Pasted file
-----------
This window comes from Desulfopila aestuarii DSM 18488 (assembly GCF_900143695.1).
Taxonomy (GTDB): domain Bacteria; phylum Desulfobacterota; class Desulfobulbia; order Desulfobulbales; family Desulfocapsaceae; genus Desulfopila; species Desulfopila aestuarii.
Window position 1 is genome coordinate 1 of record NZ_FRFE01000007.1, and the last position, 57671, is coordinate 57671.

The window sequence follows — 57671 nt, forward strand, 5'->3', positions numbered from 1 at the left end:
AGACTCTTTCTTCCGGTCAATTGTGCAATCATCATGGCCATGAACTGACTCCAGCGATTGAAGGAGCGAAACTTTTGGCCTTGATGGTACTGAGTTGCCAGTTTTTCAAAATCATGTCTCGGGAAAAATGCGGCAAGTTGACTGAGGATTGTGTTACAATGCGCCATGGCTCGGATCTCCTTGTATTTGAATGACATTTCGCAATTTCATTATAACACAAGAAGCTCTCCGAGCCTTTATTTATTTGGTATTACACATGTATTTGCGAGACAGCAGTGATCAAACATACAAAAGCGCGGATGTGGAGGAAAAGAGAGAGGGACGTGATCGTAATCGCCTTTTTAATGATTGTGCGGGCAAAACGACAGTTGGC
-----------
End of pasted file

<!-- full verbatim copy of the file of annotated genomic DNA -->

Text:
This window comes from Desulfopila aestuarii DSM 18488 (assembly GCF_900143695.1).
Taxonomy (GTDB): domain Bacteria; phylum Desulfobacterota; class Desulfobulbia; order Desulfobulbales; family Desulfocapsaceae; genus Desulfopila; species Desulfopila aestuarii.
Window position 1 is genome coordinate 1 of record NZ_FRFE01000007.1, and the last position, 57671, is coordinate 57671.

The window sequence follows — 57671 nt, forward strand, 5'->3', positions numbered from 1 at the left end:
AGACTCTTTCTTCCGGTCAATTGTGCAATCATCATGGCCATGAACTGACTCCAGCGATTGAAGGAGCGAAACTTTTGGCCTTGATGGTACTGAGTTGCCAGTTTTTCAAAATCATGTCTCGGGAAAAATGCGGCAAGTTGACTGAGGATTGTGTTACAATGCGCCATGGCTCGGATCTCCTTGTATTTGAATGACATTTCGCAATTTCATTATAACACAAGAAGCTCTCCGAGCCTTTATTTATTTGGTATTACACATGTATTTGCGAGACAGCAGTGATCAAACATACAAAAGCGCGGATGTGGAGGAAAAGAGAGAGGGACGTGATCGTAATCGCCTTTTTAATGATTGTGCGGGCAAAACGACAGTTGGC